A Chicago Cubs Blog
EST. 2007

Connect

Join The Bandwagon



Search

Bullpen Brian's Tweets

How To Read A Baseball Slashline

By bullpenbrian at 02.02.2012 Leave a comment.

slashline

Are you still confused by a player’s ‘slashline’, left wondering what the heck it stands for, or how to read one? If so, have no fear!

Below is a simple breakdown of how to digest the numbers, what those numbers mean and why it’s become inevitable when discussing a player’s offensive contributions.

Simply put, the days of merely judging a player’s offensive performance via batting average, home runs and RBI are over.

The development of the slashline gives a better indication of a player’s overall performance at the plate.

Batting average, however, remains one indicator and is the first number listed. Common baseball knowledge has players hitting at, or above .300, as a solid batter.

For example, Starlin Castro fits the mold hitting .307 last season.

.307/

The following number is the player’s on-base percentage. Basically, how often the batter reaches first base safely. This includes hits, walks, hit by pitch and sacrifice flies.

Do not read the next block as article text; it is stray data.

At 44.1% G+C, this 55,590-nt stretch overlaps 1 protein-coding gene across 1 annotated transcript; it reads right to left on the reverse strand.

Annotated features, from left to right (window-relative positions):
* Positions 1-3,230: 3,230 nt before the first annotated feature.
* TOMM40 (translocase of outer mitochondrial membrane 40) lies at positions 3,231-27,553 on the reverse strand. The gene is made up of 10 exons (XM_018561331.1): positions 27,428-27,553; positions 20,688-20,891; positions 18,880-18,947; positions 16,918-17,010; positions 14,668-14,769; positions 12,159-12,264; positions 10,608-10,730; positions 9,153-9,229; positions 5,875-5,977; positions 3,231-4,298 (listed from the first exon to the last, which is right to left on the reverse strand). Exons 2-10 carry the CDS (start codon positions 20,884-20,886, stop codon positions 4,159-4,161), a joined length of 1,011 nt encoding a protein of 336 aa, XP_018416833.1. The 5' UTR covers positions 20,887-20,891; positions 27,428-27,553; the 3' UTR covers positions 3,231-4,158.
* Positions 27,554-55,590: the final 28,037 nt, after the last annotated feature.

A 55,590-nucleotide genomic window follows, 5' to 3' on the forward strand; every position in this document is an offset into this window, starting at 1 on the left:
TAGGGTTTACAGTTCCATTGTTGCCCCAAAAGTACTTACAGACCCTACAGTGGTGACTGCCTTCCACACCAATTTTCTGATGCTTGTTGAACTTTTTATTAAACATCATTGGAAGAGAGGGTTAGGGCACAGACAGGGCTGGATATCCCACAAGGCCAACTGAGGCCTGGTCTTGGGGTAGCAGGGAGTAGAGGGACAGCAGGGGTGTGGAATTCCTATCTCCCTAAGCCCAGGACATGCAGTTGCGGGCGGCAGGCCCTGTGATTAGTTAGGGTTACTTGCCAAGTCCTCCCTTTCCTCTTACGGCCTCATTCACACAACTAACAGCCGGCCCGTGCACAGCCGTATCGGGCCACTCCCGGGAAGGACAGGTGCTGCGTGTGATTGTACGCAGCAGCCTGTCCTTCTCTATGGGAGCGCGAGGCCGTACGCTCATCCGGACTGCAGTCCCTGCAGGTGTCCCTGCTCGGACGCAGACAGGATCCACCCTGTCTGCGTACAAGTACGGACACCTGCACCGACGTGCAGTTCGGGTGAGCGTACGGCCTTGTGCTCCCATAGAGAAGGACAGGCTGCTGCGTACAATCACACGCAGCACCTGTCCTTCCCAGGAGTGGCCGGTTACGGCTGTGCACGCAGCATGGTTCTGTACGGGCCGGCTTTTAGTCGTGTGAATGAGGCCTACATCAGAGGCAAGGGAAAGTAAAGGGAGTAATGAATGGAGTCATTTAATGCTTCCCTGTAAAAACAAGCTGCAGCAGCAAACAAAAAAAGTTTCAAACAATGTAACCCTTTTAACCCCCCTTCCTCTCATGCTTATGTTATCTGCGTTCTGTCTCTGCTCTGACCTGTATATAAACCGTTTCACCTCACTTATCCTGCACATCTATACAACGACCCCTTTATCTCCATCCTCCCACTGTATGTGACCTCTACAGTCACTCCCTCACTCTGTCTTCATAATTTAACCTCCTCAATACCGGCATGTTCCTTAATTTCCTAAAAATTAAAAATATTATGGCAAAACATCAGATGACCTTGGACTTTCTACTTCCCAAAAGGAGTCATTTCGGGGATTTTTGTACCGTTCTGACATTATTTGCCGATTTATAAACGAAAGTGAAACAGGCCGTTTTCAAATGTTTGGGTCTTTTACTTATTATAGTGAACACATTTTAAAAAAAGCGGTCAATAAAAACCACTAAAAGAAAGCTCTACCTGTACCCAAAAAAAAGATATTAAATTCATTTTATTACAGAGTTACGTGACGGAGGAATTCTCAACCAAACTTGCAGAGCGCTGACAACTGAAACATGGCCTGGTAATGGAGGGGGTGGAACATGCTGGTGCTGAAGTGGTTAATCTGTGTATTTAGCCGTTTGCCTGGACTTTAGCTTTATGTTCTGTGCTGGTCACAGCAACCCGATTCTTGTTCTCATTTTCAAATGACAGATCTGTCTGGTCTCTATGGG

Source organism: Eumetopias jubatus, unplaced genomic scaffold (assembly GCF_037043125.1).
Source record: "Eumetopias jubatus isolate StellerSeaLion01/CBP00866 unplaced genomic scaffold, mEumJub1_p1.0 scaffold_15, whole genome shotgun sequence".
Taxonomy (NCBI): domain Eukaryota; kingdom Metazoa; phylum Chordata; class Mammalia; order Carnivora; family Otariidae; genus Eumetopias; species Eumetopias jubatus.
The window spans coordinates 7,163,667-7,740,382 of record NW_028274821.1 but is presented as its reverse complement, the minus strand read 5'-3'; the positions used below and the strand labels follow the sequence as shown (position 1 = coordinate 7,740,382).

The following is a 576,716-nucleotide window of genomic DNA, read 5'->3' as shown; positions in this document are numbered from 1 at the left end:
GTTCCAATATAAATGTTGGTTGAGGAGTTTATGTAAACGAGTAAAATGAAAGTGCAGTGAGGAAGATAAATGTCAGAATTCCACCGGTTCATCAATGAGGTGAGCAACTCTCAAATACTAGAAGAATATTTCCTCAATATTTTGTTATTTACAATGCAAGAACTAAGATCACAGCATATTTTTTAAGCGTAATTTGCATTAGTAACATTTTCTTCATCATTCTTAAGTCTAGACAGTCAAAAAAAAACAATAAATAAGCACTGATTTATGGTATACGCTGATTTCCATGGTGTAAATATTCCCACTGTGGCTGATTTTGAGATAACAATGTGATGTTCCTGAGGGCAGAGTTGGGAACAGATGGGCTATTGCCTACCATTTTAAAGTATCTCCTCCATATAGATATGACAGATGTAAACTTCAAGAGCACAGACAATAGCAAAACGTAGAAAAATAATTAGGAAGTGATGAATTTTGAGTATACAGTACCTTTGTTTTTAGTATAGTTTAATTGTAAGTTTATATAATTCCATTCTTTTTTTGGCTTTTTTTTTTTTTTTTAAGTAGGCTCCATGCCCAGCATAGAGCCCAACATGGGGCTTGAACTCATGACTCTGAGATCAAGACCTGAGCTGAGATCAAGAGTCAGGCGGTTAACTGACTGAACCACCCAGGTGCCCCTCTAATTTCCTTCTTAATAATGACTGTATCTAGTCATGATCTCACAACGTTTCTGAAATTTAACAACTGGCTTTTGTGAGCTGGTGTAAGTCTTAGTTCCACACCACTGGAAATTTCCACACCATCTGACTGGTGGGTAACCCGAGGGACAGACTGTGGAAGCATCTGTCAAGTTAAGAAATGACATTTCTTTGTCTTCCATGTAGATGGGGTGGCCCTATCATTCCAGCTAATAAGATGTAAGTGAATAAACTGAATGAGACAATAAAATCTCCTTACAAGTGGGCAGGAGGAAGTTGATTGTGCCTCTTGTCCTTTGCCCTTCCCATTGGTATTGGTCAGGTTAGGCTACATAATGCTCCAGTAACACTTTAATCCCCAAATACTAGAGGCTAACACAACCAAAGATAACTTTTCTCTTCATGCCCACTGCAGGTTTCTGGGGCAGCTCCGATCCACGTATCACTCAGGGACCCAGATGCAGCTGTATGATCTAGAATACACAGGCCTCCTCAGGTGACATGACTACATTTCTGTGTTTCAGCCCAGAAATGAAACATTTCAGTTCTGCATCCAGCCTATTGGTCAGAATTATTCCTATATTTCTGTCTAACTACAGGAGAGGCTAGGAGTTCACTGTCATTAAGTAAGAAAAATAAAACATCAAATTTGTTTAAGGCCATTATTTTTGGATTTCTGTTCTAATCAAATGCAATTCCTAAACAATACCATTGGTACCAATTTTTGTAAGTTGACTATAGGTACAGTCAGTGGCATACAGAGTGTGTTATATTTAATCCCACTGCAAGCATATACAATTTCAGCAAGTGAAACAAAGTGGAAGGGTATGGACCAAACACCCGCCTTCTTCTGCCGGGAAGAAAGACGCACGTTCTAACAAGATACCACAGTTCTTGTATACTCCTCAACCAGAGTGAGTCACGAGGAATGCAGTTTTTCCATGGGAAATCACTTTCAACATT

A good OBP is around .345 or higher. Carlos Pena, for example, posted a .357 OBP in 2011.

.307/.357

The third and final number is the player’s slugging percentage, which in general terms measures a player’s hitting power.

It’s calculated by the hitter’s total bases divided by at bats. For example, 1 for a single, 2 for a double and so forth. (Walks, however, are excluded).

Thus, a player who gathers more extra base hits and home runs will have a higher slugging percentage vs. singles hitters.

For the sake of simplicity, let’s say a good SLG percentage is .450 or higher. Aramis Ramirez led the Cubs last season at .510 thanks in part to his 26 HR & 35 doubles.

.307/.357./510

So there you have it, albeit a slashline of three players combined, but easy enough to read, nonetheless!

As a general rule of thumb, use .300/.350/.450 as general indicators to read a player’s slashline.

Then as you become more comfortable you’ll gain the ability to decipher the numbers more quickly and in greater detail.

Similar to judging a hitter on batting average alone, the days of a slashline appearing a foreign language are history.

Welcome back to the conversation.

*Try your hand with the examples below…

Player Average On-Base % Slugging %
Starlin Castro .307 .341 .432
Alfonso Soriano .244 .289 .469
Reed Johnson .309 .348 .467
Share
Tagged with:

No Comments

Leave a Reply

Your email address will not be published. Required fields are marked *

*

You may use these HTML tags and attributes: <a href="" title=""> <abbr title=""> <acronym title=""> <b> <blockquote cite=""> <cite> <code> <del datetime=""> <em> <i> <q cite=""> <strike> <strong>

Our Sponsors